Skip to main content

A Leader Should Know How to Manage Failure

India Knowledge@Wharton:

Could you give an example, from your own experience, of how leaders should manage failure ?
Kalam: Let me tell you about my experience. In 1973 I became the project director of India's satellite launch vehicle program, commonly called the SLV-3. Our goal was to put India's "Rohini" satellite into orbit by1980. I was given funds and human resources -- but was told clearly that by 1980 we had to launch the satellite into space. Thousands of people worked together in scientific and technical teams towards that goal.

By 1979 -- I think the month was August -- we thought we were ready. As the project director, I went to the control center for the launch. At four minutes before the satellite launch, the computer began to go through the checklist of items that needed to be checked. One minute later, the computer program put the launch on hold; the display showed that some control components were not in order. My experts -- I had four or five of them with me -- told me not to worry; they had done their calculations and there was enough reserve fuel. So I bypassed the computer, switched to manual mode, and launched the rocket. In the first stage, everything worked fine. In the second stage, a problem developed. Instead of the satellite going into orbit, the whole rocket system plunged into the Bay of Bengal. It was a big failure.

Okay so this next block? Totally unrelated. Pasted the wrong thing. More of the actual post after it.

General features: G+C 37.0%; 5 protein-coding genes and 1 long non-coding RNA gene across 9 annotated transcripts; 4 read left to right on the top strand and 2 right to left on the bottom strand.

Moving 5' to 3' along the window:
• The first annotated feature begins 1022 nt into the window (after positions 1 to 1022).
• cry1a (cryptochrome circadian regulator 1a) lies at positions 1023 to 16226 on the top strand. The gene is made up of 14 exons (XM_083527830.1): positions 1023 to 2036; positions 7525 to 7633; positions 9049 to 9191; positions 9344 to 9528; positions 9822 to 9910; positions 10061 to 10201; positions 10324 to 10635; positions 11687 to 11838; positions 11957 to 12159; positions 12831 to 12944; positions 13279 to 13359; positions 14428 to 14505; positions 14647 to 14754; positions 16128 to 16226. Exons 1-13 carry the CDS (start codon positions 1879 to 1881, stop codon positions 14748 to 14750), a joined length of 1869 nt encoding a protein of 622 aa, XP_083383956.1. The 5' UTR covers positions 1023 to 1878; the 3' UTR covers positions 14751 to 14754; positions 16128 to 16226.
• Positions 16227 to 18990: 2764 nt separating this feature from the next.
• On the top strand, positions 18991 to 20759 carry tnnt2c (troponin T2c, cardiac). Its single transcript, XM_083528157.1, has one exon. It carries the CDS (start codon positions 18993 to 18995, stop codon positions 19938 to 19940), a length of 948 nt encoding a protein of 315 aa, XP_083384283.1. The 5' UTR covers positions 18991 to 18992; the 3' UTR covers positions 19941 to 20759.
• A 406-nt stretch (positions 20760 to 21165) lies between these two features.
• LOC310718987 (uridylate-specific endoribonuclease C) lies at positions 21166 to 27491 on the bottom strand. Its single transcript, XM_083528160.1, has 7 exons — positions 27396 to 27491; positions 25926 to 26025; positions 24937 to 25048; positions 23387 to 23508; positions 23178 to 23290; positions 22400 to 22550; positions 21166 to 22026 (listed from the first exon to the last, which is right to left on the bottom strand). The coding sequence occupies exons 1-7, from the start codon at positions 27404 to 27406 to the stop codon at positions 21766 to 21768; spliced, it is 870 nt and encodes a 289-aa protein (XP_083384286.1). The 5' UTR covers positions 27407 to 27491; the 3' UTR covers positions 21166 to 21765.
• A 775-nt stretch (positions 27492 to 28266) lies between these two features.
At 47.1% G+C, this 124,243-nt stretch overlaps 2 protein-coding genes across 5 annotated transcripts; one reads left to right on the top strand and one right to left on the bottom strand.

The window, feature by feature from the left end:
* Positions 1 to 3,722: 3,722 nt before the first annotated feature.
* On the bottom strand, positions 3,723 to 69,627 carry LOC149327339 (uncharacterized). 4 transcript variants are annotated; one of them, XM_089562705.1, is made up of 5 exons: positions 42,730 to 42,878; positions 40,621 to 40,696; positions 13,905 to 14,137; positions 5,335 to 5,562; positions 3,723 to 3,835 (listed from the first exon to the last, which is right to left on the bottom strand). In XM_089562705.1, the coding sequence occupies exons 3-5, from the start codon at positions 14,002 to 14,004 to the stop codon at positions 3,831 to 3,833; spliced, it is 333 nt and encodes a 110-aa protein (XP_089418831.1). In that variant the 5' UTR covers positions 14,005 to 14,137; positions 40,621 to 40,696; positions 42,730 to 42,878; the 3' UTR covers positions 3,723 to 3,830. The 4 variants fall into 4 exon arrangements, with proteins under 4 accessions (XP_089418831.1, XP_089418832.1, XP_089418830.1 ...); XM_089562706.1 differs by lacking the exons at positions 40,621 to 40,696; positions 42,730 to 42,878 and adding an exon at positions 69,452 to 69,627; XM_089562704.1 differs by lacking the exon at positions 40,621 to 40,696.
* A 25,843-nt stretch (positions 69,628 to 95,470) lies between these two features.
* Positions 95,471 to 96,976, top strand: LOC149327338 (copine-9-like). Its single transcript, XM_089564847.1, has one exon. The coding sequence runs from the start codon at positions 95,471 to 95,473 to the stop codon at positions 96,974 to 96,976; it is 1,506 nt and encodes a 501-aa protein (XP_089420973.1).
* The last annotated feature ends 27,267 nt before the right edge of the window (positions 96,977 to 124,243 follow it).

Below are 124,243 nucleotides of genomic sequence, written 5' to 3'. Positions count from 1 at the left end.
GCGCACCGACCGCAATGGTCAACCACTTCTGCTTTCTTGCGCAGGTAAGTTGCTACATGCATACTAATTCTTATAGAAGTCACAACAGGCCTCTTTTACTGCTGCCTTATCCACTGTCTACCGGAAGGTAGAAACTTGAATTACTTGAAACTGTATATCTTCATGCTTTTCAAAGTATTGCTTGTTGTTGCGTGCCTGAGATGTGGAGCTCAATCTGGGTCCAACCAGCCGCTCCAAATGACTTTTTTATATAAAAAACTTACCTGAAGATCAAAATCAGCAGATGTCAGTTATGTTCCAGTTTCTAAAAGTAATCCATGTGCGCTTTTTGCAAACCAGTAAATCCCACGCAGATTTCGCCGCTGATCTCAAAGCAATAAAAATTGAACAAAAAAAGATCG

That day, the chairman of the Indian Space Research Organization, Prof. Satish Dhawan, had called a press conference. The launch was at 7:00 am, and the press conference -- where journalists from around the world were present -- was at 7:45 am at ISRO's satellite launch range in Sriharikota [in Andhra Pradesh in southern India]. Prof. Dhawan, the leader of the organization, conducted the press conference himself. He took responsibility for the failure -- he said that the team had worked very hard, but that it needed more technological support. He assured the media that in another year, the team would definitely succeed.